My grandfather died soon after arriving in India, when my mum was a teen. They say that depression due to the transition massively affected him. My grandmother raised her three daughters and married them all off to suitors in the UK, so that they could have better lives, like the life she had before being expelled from Uganda.
My mother was the first one, married at 19. She counts her blessings that she met a person that loves her and her every smile, every day.

So, when I dwell upon my own transitions in life, from an academic, focused ambitious and day dreaming achiever, to a corporate career-focused and travelling young achiever, to lost and smiling mum. How can I not find strength from thinking about the women in my life who so gracefully took responsibility of the changes in their life and simply made it better.

I can never eat cassava without thinking of my mothers childhood, my grandmother’s struggles. My recipe is thick, steaming and nutty like there’s would have been, full of comfort and colour. The difference is that my recipe includes some of my heritage, well some that I learned from my beloved london, a Thai influence. I’ve used galangal, palm sugar, soy sauce, tamarind, mango, and coconut. On the other hand, I’ve used cloves, cardamon, broccoli and tomatoes. It works so well, I felt flutters of excitement when I tasted it. Join in.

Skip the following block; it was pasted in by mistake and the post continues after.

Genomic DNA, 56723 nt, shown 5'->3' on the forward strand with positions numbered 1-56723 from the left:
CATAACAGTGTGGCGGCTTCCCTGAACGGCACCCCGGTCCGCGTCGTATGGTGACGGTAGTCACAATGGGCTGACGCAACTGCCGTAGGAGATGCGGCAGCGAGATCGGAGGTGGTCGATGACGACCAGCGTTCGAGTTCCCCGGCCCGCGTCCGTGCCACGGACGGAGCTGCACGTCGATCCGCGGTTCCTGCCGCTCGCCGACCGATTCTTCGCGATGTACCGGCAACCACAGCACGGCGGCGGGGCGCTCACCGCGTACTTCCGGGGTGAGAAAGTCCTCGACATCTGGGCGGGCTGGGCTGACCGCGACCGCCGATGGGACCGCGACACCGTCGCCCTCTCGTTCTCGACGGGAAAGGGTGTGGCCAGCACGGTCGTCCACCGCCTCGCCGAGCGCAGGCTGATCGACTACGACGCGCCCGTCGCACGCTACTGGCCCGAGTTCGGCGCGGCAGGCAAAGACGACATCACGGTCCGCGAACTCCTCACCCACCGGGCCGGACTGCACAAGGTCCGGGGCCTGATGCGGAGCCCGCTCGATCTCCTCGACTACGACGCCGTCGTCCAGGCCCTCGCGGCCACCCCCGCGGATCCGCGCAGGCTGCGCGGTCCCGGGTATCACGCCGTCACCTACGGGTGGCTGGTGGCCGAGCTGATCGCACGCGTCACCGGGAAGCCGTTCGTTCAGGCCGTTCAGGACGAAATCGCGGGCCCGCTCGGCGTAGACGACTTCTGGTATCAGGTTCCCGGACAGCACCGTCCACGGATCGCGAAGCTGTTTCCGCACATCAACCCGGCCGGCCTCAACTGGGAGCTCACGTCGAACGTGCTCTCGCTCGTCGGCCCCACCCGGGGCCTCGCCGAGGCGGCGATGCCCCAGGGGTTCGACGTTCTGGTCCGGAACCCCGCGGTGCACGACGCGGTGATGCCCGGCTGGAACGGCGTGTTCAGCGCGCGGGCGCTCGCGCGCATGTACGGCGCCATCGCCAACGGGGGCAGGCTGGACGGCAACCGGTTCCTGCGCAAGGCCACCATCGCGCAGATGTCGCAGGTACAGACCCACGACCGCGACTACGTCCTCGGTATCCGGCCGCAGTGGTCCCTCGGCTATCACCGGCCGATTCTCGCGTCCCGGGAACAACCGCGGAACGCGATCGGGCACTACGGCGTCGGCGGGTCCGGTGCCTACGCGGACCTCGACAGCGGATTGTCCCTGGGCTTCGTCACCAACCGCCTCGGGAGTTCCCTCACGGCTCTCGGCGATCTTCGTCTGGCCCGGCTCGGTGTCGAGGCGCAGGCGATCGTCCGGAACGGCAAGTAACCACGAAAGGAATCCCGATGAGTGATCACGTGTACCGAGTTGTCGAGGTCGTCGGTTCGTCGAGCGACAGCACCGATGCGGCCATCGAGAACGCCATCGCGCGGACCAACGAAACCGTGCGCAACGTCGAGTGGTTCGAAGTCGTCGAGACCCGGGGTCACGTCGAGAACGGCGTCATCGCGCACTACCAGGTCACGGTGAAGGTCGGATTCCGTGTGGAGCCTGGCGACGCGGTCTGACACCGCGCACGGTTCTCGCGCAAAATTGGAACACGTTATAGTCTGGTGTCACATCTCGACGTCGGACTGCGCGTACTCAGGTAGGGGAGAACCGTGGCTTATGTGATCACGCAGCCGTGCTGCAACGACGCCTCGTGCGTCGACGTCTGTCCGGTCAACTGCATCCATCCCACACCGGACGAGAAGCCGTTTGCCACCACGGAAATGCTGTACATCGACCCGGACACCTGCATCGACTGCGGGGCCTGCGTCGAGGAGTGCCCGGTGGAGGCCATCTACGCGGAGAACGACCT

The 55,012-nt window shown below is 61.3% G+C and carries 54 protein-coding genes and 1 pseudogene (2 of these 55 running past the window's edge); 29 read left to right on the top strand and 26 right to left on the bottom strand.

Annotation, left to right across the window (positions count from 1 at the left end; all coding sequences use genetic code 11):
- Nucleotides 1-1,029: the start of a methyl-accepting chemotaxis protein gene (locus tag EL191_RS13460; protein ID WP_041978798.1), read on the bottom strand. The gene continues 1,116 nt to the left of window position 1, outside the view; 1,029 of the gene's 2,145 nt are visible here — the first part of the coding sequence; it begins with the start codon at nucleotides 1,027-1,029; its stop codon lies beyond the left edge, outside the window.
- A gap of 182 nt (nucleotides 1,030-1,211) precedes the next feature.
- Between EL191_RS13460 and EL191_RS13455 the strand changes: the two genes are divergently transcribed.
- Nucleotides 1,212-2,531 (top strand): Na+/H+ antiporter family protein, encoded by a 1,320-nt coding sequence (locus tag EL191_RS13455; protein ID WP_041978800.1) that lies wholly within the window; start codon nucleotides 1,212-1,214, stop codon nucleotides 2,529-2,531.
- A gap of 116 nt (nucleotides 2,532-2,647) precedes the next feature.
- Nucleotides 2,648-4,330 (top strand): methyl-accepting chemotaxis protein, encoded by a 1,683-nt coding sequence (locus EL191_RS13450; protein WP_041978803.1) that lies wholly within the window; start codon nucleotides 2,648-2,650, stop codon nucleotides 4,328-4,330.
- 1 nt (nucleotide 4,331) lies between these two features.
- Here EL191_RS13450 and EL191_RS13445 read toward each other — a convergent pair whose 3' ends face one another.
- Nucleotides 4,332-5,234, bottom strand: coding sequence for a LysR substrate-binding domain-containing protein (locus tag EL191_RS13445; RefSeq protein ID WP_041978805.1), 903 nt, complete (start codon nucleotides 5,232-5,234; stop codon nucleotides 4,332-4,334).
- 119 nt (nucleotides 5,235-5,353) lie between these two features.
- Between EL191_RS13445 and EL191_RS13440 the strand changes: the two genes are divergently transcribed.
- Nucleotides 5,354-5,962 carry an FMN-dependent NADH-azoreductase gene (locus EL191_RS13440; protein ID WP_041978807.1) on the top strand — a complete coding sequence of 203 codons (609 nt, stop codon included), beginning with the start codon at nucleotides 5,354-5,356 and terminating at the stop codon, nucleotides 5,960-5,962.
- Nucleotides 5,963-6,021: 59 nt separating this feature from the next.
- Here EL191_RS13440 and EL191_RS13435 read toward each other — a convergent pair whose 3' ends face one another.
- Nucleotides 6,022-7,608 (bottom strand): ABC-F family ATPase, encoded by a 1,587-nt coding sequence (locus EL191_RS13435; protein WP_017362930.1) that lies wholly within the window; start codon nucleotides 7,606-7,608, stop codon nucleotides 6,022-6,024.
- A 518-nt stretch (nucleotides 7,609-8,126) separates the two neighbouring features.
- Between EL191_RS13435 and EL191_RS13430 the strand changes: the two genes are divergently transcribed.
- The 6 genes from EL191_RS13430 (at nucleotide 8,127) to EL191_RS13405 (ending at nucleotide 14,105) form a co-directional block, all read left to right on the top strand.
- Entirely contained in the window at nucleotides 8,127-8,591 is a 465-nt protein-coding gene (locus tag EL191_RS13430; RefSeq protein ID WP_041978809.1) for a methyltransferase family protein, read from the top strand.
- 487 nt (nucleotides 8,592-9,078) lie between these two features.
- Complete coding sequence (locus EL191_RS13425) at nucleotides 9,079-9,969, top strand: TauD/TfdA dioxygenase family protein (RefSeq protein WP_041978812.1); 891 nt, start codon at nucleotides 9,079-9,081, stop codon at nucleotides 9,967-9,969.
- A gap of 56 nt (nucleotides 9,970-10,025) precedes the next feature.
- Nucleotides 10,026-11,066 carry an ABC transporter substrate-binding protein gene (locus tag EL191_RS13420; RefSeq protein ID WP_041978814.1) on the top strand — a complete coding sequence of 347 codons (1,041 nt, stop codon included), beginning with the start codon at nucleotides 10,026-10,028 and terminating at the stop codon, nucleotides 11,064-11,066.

Ingredients

600g frozen cassava chops
Half tin of chopped tomatoes
4 green cardamon pods
3 cloves
A stick of cinnamon
3 green chillies, finely chopped
100g coarsely ground toasted peanuts.
150g mango chunks, (from a firm mango)
150g broccoli florets
2 cloves of garlic, minced
2 tsp minced galangal
1 tsp cumin seeds
1/2 tsp coriander seeds
Salt to taste
1/2 tsp mace
1 tsp ground nutmeg
1/2 cup thinly sliced shallots
1 1/2 tbsp soy sauce
2 tbsp tamarind juice
2 tbsp vegetable oil
1/2 tsp turmeric
1200 millilitres of water
3/4 cup of desiccated coconut

Method
1. Boil the cassava chips in plenty of hot water until they are tender, but not mushy. When they are cooked, drain the water and cut the cassava into one inch pieces.